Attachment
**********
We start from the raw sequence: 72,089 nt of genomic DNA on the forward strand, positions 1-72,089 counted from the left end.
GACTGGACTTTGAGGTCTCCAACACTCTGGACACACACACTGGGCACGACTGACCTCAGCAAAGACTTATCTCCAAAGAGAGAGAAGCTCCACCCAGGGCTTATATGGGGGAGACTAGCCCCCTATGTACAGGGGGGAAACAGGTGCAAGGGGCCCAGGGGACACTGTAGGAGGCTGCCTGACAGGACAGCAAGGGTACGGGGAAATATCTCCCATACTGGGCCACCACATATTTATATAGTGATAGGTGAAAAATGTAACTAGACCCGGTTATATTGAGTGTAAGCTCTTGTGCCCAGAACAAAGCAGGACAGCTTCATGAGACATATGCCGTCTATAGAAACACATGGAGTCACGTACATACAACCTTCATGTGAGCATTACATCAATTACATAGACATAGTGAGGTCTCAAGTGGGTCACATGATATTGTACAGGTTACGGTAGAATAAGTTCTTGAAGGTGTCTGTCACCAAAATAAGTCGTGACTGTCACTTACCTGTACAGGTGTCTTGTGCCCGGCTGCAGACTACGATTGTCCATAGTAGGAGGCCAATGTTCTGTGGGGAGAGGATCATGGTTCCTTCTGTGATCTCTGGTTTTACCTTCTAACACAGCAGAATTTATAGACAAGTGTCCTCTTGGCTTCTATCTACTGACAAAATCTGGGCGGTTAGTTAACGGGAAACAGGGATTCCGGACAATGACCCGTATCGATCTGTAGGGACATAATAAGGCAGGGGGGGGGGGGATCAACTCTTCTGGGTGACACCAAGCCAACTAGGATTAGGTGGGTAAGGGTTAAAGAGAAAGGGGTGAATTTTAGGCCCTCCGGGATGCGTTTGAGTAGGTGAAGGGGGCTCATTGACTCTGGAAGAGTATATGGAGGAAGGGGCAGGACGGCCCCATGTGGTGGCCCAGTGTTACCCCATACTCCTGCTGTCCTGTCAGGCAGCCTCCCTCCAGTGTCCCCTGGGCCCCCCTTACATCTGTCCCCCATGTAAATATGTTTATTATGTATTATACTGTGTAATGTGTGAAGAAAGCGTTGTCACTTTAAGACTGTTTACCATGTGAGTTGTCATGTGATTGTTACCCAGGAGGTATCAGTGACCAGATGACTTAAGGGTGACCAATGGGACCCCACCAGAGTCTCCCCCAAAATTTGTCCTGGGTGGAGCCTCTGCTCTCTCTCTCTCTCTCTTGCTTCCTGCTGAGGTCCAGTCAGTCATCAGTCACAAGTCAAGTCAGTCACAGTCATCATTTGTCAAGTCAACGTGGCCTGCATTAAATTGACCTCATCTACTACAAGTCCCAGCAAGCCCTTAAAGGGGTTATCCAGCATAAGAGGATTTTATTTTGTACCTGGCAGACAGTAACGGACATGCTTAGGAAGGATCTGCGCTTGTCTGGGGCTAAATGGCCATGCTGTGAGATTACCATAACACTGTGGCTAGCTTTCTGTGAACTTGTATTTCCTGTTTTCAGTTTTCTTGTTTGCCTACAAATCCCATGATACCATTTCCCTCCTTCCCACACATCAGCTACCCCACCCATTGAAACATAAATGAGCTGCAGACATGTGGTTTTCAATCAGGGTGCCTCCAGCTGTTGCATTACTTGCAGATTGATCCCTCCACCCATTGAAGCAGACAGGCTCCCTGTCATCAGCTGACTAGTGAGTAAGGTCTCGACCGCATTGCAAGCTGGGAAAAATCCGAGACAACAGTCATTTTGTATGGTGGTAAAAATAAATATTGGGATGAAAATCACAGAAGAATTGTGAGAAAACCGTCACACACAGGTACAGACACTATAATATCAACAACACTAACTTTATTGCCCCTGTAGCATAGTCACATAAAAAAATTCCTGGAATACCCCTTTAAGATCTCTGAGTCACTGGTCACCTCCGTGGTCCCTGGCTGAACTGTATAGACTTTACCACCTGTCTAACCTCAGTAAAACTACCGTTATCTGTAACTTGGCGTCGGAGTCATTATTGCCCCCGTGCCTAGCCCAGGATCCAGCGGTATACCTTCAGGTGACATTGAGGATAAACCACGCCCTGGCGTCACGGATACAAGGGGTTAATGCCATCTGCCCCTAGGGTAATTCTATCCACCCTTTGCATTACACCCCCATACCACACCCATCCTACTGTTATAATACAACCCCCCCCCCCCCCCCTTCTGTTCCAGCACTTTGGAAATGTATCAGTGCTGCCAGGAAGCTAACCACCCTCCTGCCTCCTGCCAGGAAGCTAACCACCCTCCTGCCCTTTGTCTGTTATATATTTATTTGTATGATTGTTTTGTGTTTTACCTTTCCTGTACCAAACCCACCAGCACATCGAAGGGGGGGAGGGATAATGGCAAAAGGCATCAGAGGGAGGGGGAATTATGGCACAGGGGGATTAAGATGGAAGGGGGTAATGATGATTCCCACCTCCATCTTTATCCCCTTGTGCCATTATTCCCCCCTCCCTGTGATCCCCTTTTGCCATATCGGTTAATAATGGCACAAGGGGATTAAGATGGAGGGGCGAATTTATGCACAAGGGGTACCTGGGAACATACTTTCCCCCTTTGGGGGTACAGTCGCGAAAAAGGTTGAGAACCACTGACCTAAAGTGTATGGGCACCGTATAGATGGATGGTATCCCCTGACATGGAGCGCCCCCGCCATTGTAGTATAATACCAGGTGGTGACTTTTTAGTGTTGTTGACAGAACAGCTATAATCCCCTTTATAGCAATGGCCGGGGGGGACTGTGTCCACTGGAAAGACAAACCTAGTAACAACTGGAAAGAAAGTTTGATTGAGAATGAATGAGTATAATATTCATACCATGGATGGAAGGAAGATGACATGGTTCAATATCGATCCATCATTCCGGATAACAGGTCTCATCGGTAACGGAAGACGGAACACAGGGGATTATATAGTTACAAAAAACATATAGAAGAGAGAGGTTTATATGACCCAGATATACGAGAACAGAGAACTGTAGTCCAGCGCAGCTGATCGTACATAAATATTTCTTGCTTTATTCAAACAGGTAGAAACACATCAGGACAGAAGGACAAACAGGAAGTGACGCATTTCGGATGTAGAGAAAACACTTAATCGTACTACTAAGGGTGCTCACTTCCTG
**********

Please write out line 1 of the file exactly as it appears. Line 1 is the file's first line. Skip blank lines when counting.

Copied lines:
We start from the raw sequence: 72,089 nt of genomic DNA on the forward strand, positions 1-72,089 counted from the left end.